The Great Smartphone Experiment

If smartphones are a great big unknown, why are we so casual about introducing them to our kids?

Matthew MacDonald
OneZero

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Credit: Maskot/Getty Images

ItIt happened in an instant. One moment, the yellow school bus was thundering on its way, full of chattering 12-year-olds. The next instant, it hit an unseen pothole and bounced violently. Two classrooms of children were suddenly floating, airborne, as though they were cresting the top of an amusement park’s best roller coaster.

A moment later, the kids crashed to the ground. Teachers hurried back to take stock while I—a parent chaperone—talked to a few of the less affected students near the front of the bus.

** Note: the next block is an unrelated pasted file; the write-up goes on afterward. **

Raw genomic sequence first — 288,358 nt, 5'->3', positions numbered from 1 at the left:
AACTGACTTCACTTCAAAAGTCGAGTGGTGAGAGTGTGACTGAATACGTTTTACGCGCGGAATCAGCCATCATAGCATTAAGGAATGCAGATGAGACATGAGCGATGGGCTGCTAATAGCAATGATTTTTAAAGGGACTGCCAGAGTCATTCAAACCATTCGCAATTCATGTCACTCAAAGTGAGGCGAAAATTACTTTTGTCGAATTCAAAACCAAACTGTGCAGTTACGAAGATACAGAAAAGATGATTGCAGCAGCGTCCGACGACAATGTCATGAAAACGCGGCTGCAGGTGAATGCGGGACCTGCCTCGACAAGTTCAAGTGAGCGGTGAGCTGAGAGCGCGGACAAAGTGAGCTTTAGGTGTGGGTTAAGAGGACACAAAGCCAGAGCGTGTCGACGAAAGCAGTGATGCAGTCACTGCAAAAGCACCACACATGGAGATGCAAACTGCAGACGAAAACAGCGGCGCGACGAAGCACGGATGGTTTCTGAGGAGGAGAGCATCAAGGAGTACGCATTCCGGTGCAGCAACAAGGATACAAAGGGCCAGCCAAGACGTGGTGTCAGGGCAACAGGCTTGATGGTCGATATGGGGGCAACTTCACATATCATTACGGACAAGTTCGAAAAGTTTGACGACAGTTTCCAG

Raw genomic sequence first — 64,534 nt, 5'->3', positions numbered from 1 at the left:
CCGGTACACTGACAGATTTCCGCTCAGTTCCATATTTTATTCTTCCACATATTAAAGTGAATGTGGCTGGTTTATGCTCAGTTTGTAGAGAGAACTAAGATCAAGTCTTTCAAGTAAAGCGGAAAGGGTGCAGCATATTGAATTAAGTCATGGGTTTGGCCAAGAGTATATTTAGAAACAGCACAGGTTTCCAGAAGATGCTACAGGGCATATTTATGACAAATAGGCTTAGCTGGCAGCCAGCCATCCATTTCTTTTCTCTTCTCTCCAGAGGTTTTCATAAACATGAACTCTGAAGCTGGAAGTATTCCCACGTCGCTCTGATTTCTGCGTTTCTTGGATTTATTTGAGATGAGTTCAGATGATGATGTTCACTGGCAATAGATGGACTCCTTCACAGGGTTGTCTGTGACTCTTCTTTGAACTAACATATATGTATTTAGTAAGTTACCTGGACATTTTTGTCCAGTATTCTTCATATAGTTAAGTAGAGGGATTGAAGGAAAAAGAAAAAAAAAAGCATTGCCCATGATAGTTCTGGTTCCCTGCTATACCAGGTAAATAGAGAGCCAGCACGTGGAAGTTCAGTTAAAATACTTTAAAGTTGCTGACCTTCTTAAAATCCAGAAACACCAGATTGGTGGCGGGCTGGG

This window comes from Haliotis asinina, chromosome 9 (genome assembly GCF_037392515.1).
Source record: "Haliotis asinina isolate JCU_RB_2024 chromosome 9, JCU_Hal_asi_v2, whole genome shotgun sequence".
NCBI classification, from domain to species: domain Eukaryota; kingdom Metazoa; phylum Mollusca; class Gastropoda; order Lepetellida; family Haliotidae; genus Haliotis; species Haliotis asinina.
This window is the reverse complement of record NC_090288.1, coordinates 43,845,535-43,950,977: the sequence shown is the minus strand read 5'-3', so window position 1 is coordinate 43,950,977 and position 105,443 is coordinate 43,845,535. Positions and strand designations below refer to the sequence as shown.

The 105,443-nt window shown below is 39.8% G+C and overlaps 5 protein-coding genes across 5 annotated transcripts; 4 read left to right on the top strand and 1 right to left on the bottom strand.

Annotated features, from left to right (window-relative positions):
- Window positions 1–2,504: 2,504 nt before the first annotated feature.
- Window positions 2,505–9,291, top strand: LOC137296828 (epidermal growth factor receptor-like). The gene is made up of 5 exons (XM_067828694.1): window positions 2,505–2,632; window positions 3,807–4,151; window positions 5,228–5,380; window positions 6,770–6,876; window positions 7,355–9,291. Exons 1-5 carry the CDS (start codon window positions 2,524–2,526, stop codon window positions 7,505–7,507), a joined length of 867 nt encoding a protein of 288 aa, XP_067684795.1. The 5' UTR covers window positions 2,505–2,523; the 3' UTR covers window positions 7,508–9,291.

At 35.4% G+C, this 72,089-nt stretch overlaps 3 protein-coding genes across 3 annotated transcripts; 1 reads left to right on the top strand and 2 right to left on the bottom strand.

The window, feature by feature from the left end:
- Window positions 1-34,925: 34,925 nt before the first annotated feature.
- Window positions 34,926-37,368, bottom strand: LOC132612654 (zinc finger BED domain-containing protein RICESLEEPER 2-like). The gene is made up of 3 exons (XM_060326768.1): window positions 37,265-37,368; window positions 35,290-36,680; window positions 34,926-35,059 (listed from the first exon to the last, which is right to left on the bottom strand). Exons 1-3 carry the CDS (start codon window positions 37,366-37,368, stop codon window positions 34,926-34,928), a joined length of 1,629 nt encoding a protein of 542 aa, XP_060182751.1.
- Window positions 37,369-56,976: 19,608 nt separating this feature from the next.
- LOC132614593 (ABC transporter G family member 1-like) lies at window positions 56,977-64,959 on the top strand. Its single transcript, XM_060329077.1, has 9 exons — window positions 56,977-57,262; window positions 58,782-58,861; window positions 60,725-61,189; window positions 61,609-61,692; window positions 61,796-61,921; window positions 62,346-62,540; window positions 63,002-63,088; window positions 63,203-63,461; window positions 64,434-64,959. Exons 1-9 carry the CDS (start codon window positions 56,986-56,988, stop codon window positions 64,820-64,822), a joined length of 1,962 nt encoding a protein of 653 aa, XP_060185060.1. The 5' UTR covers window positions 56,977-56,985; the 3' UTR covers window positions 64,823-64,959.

“I was all right,” a nearby girl told me. “But Alyssa hit the roof.” She showed me her phone. The classroom of kids—the majority with smartphones anyway—had put their devices to work. Mere seconds had passed, but they were already dissecting the drama in a group chat.

IfIf you’re a kid in high school or middle school, you more than likely have a smartphone as an ever-present companion. The average age for a child to get a first smartphone was 10 in 2016, down from 12 a few years earlier. The average young smartphone user is on their device around an hour a day (at first), then nearly three hours every day when they hit their teenage years.

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Matthew MacDonald
OneZero

Teacher, coder, long-ago Microsoft MVP. Author of heavy books. Join Young Coder for a creative take on science and technology. Queries: matthew@prosetech.com